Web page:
figshare
Browse
ac2c05004_si_001.pdf (684.73 kB)
Download file

Boronate Affinity-Amplified Electrochemical Aptasensing of Lipopolysaccharide

Download (684.73 kB)
journal contribution
posted on 2022-12-07, 16:43 authored by Qiong Hu, Wenxing Feng, Yiyi Liang, Zhiwen Liang, Xiaojing Cao, Shiqi Li, Yilin Luo, Jianwen Wan, Yingming Ma, Dongxue Han, Li Niu
As lipopolysaccharide (LPS) is closely associated with sepsis and other life-threatening conditions, the point-of-care (POC) detection of LPS is of significant importance to human health. In this work, we illustrate an electrochemical aptasensor for the POC detection of low-abundance LPS by utilizing boronate affinity (BA) as a simple, efficient, and cost-effective amplification strategy. Briefly, the BA-amplified electrochemical aptasensing of LPS involves the tethering of the aptamer receptors and the BA-mediated direct decoration of LPS with redox signal tags. As the polysaccharide chain of LPS contains hundreds of cis-diol sites, the covalent crosslinking between the phenylboronic acid group and cis-diol sites can be harnessed for the site-specific decoration of each LPS with hundreds of redox signal tags, thereby enabling amplified detection. As it involves only a single-step operation (∼15 min), the BA-mediated signal amplification holds the significant advantages of unrivaled simplicity, rapidness, and cost-effectiveness over the conventional nanomaterial- and enzyme-based strategies. The BA-amplified electrochemical aptasensor has been successfully applied to specifically detect LPS within 45 min, with a detection limit of 0.34 pg/mL. Moreover, the clinical utility has been validated based on LPS detection in complex serum samples. As a proof of concept, a portable device has been developed to showcase the potential applicability of the BA-amplified electrochemical LPS aptasensor in the POC testing. In view of its simplicity, rapidness, and cost-effectiveness, the BA-amplified electrochemical LPS aptasensor holds broad application prospects in the POC testing.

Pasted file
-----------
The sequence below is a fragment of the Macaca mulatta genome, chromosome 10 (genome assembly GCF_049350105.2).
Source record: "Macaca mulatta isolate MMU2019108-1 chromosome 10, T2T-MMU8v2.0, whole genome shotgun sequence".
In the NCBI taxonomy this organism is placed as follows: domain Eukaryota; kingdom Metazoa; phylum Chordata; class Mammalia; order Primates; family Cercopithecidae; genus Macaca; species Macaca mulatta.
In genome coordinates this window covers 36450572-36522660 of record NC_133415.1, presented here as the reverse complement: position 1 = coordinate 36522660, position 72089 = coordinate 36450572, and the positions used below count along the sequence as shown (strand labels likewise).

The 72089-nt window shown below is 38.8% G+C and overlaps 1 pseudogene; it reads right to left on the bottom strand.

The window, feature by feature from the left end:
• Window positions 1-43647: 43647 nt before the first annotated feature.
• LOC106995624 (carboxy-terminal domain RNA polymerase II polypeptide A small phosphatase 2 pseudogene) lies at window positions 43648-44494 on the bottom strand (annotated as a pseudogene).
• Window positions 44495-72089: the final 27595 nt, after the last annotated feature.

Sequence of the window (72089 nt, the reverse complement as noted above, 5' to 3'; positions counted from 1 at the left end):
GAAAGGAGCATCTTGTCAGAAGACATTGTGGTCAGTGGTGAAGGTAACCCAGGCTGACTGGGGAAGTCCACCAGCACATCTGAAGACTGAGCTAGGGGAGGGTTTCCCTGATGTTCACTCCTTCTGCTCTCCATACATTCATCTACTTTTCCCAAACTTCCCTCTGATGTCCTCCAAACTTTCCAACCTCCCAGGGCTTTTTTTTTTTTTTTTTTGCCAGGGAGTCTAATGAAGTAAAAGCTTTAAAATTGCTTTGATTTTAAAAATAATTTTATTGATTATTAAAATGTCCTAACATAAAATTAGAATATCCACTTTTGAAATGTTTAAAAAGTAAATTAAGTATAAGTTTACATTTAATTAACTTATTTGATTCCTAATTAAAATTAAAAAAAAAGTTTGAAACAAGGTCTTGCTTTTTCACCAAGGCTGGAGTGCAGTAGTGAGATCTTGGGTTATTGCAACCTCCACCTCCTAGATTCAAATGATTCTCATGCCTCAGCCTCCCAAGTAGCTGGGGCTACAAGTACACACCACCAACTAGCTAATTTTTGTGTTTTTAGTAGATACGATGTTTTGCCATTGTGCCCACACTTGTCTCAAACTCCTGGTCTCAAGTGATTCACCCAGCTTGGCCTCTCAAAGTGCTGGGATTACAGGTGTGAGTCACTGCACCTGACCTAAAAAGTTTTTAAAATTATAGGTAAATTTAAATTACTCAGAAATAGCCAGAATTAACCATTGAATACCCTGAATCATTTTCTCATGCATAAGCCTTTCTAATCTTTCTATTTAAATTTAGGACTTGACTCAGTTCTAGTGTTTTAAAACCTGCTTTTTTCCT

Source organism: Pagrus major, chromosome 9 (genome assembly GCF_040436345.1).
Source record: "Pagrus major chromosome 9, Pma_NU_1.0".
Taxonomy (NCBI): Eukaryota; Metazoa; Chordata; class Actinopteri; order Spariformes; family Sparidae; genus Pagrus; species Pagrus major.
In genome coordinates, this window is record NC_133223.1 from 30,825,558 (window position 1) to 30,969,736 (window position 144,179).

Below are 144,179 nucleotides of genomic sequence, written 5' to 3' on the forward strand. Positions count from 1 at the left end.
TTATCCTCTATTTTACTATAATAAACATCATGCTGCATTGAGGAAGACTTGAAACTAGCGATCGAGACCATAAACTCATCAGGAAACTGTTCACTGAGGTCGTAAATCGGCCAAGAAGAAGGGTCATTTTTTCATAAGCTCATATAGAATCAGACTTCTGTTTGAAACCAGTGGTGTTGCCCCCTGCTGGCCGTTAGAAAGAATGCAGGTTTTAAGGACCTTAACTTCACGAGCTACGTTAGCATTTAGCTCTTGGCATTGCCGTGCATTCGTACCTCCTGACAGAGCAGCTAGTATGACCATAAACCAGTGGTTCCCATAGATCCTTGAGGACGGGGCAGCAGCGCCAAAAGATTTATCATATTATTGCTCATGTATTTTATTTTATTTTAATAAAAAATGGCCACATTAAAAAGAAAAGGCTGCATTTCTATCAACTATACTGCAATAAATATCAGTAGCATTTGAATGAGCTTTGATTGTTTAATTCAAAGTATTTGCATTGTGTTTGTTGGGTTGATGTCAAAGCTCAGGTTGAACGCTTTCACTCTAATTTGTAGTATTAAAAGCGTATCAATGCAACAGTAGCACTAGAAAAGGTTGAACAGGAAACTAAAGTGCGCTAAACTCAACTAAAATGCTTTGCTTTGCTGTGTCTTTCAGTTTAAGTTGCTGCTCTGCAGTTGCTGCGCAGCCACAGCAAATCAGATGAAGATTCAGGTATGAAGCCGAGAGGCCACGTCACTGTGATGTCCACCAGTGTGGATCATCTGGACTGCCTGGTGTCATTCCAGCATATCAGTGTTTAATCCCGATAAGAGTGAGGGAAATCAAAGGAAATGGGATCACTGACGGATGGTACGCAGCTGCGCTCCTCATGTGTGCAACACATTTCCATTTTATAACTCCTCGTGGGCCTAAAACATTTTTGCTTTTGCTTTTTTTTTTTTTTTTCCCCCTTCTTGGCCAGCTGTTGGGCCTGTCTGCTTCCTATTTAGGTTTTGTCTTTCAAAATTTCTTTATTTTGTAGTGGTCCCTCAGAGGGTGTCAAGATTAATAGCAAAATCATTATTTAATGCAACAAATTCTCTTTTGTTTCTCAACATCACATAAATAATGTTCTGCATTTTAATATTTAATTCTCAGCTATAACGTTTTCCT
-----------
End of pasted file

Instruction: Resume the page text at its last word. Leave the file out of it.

History